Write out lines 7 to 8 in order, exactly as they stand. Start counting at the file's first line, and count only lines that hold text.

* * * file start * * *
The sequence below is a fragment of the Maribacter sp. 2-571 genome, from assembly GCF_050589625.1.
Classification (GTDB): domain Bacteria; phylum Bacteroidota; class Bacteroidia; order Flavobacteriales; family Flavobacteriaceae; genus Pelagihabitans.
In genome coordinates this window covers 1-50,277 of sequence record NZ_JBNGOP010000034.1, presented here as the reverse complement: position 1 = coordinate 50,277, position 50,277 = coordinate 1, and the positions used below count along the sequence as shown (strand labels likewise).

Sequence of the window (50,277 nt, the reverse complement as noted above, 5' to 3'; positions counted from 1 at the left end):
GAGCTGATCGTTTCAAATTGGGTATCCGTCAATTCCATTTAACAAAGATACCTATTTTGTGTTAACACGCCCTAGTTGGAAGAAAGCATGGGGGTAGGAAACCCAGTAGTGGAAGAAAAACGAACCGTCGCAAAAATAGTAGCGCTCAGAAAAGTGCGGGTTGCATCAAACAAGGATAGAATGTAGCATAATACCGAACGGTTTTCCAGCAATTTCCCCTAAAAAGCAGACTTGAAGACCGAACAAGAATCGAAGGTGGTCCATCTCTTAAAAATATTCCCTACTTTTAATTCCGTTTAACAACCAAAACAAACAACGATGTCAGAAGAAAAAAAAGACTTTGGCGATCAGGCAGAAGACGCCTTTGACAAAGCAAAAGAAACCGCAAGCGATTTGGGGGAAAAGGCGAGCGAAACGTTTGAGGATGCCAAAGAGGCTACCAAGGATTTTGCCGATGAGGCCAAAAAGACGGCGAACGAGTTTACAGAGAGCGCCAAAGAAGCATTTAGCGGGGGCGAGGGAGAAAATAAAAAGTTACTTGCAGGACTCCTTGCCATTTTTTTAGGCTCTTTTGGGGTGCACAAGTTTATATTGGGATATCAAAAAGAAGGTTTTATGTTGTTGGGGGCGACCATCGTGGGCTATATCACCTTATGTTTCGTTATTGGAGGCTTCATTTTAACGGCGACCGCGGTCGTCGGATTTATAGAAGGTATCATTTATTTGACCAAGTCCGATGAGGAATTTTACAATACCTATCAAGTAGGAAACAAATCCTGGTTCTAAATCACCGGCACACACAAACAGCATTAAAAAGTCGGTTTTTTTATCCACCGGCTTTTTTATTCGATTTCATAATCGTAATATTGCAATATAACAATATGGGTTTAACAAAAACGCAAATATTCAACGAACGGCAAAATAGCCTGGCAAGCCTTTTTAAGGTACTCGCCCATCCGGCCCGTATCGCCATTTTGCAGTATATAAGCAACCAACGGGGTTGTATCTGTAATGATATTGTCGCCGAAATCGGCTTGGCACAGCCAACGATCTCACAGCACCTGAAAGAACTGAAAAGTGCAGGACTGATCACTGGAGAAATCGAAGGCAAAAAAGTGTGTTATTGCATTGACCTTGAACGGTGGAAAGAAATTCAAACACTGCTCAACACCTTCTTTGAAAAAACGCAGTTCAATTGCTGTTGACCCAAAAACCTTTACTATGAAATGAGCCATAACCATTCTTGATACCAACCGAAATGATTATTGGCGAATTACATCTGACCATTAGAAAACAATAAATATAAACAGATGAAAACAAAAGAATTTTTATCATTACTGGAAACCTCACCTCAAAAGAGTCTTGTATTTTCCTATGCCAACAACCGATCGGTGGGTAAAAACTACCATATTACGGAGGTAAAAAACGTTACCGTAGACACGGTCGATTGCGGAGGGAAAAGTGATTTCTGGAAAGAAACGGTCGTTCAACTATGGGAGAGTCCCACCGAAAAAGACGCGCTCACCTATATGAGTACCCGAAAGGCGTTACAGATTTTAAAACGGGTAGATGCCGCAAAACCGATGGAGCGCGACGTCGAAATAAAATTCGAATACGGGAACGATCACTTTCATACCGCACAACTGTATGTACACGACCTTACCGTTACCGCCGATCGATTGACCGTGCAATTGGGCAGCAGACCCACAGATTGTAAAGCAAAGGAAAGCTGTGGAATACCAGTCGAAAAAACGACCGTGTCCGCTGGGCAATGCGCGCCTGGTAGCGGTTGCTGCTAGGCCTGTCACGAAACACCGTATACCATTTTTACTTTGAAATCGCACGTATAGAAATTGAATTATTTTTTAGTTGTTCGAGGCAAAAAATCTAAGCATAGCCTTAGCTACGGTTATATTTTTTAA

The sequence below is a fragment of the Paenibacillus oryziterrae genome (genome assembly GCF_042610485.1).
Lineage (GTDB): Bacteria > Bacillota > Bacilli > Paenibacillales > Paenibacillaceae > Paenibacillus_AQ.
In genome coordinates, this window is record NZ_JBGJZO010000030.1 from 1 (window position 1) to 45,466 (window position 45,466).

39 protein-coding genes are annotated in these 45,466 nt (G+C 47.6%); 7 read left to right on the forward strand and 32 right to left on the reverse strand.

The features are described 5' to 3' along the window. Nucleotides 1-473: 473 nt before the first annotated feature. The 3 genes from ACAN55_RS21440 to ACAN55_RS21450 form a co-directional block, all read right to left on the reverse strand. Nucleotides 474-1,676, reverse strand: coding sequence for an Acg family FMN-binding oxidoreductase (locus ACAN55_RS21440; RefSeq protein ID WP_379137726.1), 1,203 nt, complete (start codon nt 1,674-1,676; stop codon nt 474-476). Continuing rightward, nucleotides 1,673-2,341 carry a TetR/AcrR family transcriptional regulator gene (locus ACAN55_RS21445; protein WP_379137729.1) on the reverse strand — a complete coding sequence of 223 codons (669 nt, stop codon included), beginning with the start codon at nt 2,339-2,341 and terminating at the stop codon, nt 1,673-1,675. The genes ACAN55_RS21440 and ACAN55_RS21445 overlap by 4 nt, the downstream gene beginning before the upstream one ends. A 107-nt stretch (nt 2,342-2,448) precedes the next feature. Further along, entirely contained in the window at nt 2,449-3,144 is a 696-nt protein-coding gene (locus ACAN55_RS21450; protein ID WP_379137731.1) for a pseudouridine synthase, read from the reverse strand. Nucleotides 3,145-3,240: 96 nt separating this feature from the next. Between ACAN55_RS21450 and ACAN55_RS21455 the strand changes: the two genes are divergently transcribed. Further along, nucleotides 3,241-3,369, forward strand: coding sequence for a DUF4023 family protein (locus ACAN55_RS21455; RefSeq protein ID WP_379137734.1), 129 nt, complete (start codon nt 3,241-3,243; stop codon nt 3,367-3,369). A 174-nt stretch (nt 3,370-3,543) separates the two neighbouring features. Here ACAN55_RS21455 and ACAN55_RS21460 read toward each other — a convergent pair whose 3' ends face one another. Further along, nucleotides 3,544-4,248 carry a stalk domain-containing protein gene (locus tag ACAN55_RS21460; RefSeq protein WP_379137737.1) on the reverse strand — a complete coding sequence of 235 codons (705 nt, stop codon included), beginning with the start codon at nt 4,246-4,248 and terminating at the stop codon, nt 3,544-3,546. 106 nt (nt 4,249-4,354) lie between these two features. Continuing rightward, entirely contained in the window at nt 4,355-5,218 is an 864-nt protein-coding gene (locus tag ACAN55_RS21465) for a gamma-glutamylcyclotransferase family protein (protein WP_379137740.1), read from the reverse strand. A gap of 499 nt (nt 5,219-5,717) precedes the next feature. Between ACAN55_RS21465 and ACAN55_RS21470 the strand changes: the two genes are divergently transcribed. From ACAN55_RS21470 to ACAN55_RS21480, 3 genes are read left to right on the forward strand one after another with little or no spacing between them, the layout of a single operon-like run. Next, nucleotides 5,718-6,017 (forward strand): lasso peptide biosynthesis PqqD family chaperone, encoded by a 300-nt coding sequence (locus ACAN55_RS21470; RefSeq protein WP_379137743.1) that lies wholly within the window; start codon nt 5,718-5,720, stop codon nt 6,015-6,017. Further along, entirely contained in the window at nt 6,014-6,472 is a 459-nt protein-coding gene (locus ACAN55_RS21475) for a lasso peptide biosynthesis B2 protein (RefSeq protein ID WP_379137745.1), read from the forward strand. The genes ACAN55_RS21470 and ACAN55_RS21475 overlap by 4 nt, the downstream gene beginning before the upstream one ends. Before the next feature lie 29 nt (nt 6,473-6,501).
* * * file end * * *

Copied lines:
Lineage (GTDB): Bacteria > Bacillota > Bacilli > Paenibacillales > Paenibacillaceae > Paenibacillus_AQ.
In genome coordinates, this window is record NZ_JBGJZO010000030.1 from 1 (window position 1) to 45,466 (window position 45,466).